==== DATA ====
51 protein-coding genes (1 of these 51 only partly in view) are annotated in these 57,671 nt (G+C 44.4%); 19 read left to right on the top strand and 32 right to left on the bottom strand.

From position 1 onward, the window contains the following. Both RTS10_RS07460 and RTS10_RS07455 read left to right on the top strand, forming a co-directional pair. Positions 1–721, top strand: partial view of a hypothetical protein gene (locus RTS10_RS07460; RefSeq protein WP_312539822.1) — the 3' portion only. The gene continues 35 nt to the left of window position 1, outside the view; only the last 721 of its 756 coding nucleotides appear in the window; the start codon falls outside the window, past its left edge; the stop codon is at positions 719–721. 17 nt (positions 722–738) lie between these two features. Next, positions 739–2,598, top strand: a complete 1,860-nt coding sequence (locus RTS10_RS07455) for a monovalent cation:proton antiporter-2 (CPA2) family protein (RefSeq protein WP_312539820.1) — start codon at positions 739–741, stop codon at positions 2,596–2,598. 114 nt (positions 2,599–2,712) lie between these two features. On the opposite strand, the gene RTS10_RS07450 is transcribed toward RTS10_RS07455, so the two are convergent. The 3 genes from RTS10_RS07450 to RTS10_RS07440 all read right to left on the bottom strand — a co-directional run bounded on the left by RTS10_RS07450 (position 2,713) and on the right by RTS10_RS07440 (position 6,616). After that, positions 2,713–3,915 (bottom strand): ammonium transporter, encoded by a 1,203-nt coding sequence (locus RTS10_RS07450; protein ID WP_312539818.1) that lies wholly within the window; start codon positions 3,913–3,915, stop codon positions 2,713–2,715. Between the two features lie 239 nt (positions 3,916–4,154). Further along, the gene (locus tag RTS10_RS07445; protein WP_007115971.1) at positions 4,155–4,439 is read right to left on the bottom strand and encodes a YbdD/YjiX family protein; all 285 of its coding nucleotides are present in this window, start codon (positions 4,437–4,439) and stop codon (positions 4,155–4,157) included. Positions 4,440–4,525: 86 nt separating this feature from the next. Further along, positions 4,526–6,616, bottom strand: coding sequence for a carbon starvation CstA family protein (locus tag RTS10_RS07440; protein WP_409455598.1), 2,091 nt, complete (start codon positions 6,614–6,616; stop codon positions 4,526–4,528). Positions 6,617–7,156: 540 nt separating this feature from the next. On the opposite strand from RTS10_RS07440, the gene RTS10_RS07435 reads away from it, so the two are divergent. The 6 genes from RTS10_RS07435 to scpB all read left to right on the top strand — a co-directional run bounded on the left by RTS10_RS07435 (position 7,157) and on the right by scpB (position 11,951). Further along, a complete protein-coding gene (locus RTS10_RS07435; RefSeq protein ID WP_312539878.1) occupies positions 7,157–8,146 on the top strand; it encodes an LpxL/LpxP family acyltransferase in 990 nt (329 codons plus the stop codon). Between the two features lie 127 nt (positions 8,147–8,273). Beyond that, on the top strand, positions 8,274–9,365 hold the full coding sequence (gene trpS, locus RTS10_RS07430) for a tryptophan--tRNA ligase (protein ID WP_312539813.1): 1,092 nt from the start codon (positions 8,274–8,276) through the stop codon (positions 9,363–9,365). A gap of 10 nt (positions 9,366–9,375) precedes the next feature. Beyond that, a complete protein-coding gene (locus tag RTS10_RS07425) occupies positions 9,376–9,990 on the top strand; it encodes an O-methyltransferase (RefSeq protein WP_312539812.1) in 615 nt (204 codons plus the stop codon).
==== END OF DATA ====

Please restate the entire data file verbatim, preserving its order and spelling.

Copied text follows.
51 protein-coding genes (1 of these 51 only partly in view) are annotated in these 57,671 nt (G+C 44.4%); 19 read left to right on the top strand and 32 right to left on the bottom strand.

From position 1 onward, the window contains the following. Both RTS10_RS07460 and RTS10_RS07455 read left to right on the top strand, forming a co-directional pair. Positions 1–721, top strand: partial view of a hypothetical protein gene (locus RTS10_RS07460; RefSeq protein WP_312539822.1) — the 3' portion only. The gene continues 35 nt to the left of window position 1, outside the view; only the last 721 of its 756 coding nucleotides appear in the window; the start codon falls outside the window, past its left edge; the stop codon is at positions 719–721. 17 nt (positions 722–738) lie between these two features. Next, positions 739–2,598, top strand: a complete 1,860-nt coding sequence (locus RTS10_RS07455) for a monovalent cation:proton antiporter-2 (CPA2) family protein (RefSeq protein WP_312539820.1) — start codon at positions 739–741, stop codon at positions 2,596–2,598. 114 nt (positions 2,599–2,712) lie between these two features. On the opposite strand, the gene RTS10_RS07450 is transcribed toward RTS10_RS07455, so the two are convergent. The 3 genes from RTS10_RS07450 to RTS10_RS07440 all read right to left on the bottom strand — a co-directional run bounded on the left by RTS10_RS07450 (position 2,713) and on the right by RTS10_RS07440 (position 6,616). After that, positions 2,713–3,915 (bottom strand): ammonium transporter, encoded by a 1,203-nt coding sequence (locus RTS10_RS07450; protein ID WP_312539818.1) that lies wholly within the window; start codon positions 3,913–3,915, stop codon positions 2,713–2,715. Between the two features lie 239 nt (positions 3,916–4,154). Further along, the gene (locus tag RTS10_RS07445; protein WP_007115971.1) at positions 4,155–4,439 is read right to left on the bottom strand and encodes a YbdD/YjiX family protein; all 285 of its coding nucleotides are present in this window, start codon (positions 4,437–4,439) and stop codon (positions 4,155–4,157) included. Positions 4,440–4,525: 86 nt separating this feature from the next. Further along, positions 4,526–6,616, bottom strand: coding sequence for a carbon starvation CstA family protein (locus tag RTS10_RS07440; protein WP_409455598.1), 2,091 nt, complete (start codon positions 6,614–6,616; stop codon positions 4,526–4,528). Positions 6,617–7,156: 540 nt separating this feature from the next. On the opposite strand from RTS10_RS07440, the gene RTS10_RS07435 reads away from it, so the two are divergent. The 6 genes from RTS10_RS07435 to scpB all read left to right on the top strand — a co-directional run bounded on the left by RTS10_RS07435 (position 7,157) and on the right by scpB (position 11,951). Further along, a complete protein-coding gene (locus RTS10_RS07435; RefSeq protein ID WP_312539878.1) occupies positions 7,157–8,146 on the top strand; it encodes an LpxL/LpxP family acyltransferase in 990 nt (329 codons plus the stop codon). Between the two features lie 127 nt (positions 8,147–8,273). Beyond that, on the top strand, positions 8,274–9,365 hold the full coding sequence (gene trpS, locus RTS10_RS07430) for a tryptophan--tRNA ligase (protein ID WP_312539813.1): 1,092 nt from the start codon (positions 8,274–8,276) through the stop codon (positions 9,363–9,365). A gap of 10 nt (positions 9,366–9,375) precedes the next feature. Beyond that, a complete protein-coding gene (locus tag RTS10_RS07425) occupies positions 9,376–9,990 on the top strand; it encodes an O-methyltransferase (RefSeq protein WP_312539812.1) in 615 nt (204 codons plus the stop codon).